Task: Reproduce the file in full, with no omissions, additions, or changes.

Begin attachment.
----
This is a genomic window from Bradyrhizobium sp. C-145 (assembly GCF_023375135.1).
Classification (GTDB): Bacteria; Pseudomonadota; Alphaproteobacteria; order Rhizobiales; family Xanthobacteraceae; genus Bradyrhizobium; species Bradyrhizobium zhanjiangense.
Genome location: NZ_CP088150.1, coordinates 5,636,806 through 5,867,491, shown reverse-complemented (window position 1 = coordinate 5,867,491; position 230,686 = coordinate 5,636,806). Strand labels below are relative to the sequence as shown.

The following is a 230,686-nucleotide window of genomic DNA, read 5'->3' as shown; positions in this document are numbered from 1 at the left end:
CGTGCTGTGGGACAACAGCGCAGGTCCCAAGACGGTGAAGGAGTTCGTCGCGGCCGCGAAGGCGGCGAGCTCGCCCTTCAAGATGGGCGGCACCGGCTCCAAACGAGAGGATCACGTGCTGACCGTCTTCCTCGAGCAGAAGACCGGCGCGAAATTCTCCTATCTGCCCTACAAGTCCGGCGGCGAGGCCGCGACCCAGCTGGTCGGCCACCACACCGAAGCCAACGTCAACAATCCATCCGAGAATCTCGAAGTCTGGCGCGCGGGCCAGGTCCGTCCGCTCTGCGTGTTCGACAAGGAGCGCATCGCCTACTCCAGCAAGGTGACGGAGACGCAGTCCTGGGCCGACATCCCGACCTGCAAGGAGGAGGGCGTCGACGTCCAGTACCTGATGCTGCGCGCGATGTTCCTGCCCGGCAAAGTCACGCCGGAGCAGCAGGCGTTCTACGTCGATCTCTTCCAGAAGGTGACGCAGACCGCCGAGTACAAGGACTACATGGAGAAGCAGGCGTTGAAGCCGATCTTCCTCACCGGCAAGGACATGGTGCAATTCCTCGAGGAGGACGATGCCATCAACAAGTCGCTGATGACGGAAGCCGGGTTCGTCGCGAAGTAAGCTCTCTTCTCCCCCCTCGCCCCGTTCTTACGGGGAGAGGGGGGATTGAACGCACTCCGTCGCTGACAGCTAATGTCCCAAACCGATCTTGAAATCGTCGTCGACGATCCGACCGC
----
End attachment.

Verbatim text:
This is a genomic window from Bradyrhizobium sp. C-145 (assembly GCF_023375135.1).
Classification (GTDB): Bacteria; Pseudomonadota; Alphaproteobacteria; order Rhizobiales; family Xanthobacteraceae; genus Bradyrhizobium; species Bradyrhizobium zhanjiangense.
Genome location: NZ_CP088150.1, coordinates 5,636,806 through 5,867,491, shown reverse-complemented (window position 1 = coordinate 5,867,491; position 230,686 = coordinate 5,636,806). Strand labels below are relative to the sequence as shown.

The following is a 230,686-nucleotide window of genomic DNA, read 5'->3' as shown; positions in this document are numbered from 1 at the left end:
CGTGCTGTGGGACAACAGCGCAGGTCCCAAGACGGTGAAGGAGTTCGTCGCGGCCGCGAAGGCGGCGAGCTCGCCCTTCAAGATGGGCGGCACCGGCTCCAAACGAGAGGATCACGTGCTGACCGTCTTCCTCGAGCAGAAGACCGGCGCGAAATTCTCCTATCTGCCCTACAAGTCCGGCGGCGAGGCCGCGACCCAGCTGGTCGGCCACCACACCGAAGCCAACGTCAACAATCCATCCGAGAATCTCGAAGTCTGGCGCGCGGGCCAGGTCCGTCCGCTCTGCGTGTTCGACAAGGAGCGCATCGCCTACTCCAGCAAGGTGACGGAGACGCAGTCCTGGGCCGACATCCCGACCTGCAAGGAGGAGGGCGTCGACGTCCAGTACCTGATGCTGCGCGCGATGTTCCTGCCCGGCAAAGTCACGCCGGAGCAGCAGGCGTTCTACGTCGATCTCTTCCAGAAGGTGACGCAGACCGCCGAGTACAAGGACTACATGGAGAAGCAGGCGTTGAAGCCGATCTTCCTCACCGGCAAGGACATGGTGCAATTCCTCGAGGAGGACGATGCCATCAACAAGTCGCTGATGACGGAAGCCGGGTTCGTCGCGAAGTAAGCTCTCTTCTCCCCCCTCGCCCCGTTCTTACGGGGAGAGGGGGGATTGAACGCACTCCGTCGCTGACAGCTAATGTCCCAAACCGATCTTGAAATCGTCGTCGACGATCCGACCGC